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Life in Freshwater

Animal Communities

The plants form a distinct series of zones through the littoral region. The animals may fit this zonation as well but the variety of microhabitats is enormous.

The main habitat regions for animals:

  1. Epineuston - on the surface film

  2. Hyponeuston - beneath the surface film

  3. Pelagic Region - open water within the light

  4. Profundal Region - below the photic zone so no light

  5. Benthos - the bottom. This may be the fringe benthic region (within photic) or profundal benthic region

Lake Zones by depth
Zones for Animals at the Edge of a large Pond or Lake

The profundal region may not be present as this will depend on the depth. Two groups of animals exist in the pelagic or profundal region: plankton if they drift at the whim of the wind and turbulence; larger animals that have the power to determine their movement between the regions, e.g. fish, are called the nekton.

Nektonic creatures are often dominated by the fish that move freely between the microhabitats to feed.

Pond skaters are a good example of animals living on the surface (epineuston), using surface tension to support themselves. Many of these are predatory bugs but may be eaten by those living beneath the surface like fish and greater water boatmen ( Notonecta sp). Whirligig beetles are associated with the surface and can see both above and below as they have two pairs of eyes. However, like many species that living just below the surface they can leave the surface and dive considerable distances. Most invertebrates live either in the fringe weeds or benthos.

Fringe Weed: The various shapes and sizes of the weed leaves provide ideal shelter for a huge variety of invertebrates. Hydra and sponges are sedentary creatures that wait for the food to go to them. Mayflies, pond snails and many others remove material like the periphyton from the surface of the macrophyte, often waiting for nightfall before moving around the plants. Predators like damselflies and dragonflies lurk on the plant material waiting for the prey to come within grabbing distance. The larvae of diving beetles are another good example of lurking predators.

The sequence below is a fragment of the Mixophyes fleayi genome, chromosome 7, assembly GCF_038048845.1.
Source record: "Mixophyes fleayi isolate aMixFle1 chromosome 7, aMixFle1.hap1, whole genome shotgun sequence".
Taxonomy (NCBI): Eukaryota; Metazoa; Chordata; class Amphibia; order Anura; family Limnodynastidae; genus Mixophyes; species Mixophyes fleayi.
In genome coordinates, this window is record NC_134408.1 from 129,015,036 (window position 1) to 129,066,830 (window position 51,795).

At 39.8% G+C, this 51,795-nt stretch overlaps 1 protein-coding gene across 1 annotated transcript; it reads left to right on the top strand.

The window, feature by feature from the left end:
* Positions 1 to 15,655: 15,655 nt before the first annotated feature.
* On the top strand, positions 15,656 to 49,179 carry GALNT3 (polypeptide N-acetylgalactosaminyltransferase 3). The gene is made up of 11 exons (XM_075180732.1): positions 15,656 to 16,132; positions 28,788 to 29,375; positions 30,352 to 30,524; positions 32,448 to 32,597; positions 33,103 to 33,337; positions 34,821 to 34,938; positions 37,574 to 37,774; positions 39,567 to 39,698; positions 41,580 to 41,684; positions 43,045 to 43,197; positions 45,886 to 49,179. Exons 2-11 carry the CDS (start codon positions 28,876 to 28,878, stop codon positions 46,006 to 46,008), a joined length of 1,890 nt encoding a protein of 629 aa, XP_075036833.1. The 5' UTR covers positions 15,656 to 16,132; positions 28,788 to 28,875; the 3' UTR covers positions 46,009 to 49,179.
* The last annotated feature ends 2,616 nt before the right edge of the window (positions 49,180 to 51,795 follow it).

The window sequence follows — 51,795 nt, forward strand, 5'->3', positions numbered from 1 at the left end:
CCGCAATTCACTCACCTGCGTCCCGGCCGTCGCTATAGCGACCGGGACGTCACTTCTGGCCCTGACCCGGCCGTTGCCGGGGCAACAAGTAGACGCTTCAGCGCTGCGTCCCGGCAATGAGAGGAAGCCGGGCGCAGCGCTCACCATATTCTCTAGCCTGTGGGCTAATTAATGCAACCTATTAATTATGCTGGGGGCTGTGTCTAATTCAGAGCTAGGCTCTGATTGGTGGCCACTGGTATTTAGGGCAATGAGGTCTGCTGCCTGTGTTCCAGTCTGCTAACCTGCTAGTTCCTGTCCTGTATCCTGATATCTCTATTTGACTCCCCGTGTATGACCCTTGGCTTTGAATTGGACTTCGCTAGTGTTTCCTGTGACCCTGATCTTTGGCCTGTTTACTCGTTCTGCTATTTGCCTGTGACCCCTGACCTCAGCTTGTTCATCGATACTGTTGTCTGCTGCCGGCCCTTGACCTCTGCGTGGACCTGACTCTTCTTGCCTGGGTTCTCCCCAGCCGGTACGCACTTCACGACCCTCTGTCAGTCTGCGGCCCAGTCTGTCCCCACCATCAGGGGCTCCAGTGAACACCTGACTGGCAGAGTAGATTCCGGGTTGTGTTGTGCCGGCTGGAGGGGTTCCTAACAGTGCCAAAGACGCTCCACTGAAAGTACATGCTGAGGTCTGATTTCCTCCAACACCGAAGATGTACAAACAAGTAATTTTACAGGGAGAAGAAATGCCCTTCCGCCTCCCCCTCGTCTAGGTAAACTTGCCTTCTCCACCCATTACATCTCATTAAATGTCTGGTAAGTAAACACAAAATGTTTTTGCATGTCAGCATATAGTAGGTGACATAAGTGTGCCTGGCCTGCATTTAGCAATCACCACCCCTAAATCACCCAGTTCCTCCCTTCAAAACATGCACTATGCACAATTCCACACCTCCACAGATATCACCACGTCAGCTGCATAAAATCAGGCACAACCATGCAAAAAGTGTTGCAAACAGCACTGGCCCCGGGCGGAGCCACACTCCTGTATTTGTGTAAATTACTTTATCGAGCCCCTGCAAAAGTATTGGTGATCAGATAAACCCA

Benthos: in ponds and the edge of lakes the benthic region can be covered by leaf debris providing huge amounts of nutrient for benthic animals. The water hoglouse ( Asellus ) is a good example of a detritivore consuming the leaf litter. Others like the worms and flatworms can be found in abundance under the dead leaves. Snails and some bivalves may be here although the larger ones like the swan mussel may be in deeper water. Profundal mud is dominated by sediment and can be more difficult to study with a net because of it. Potentially messy!

There may be bivalve molluscs living in the bethos, e.g. swan mussels

 


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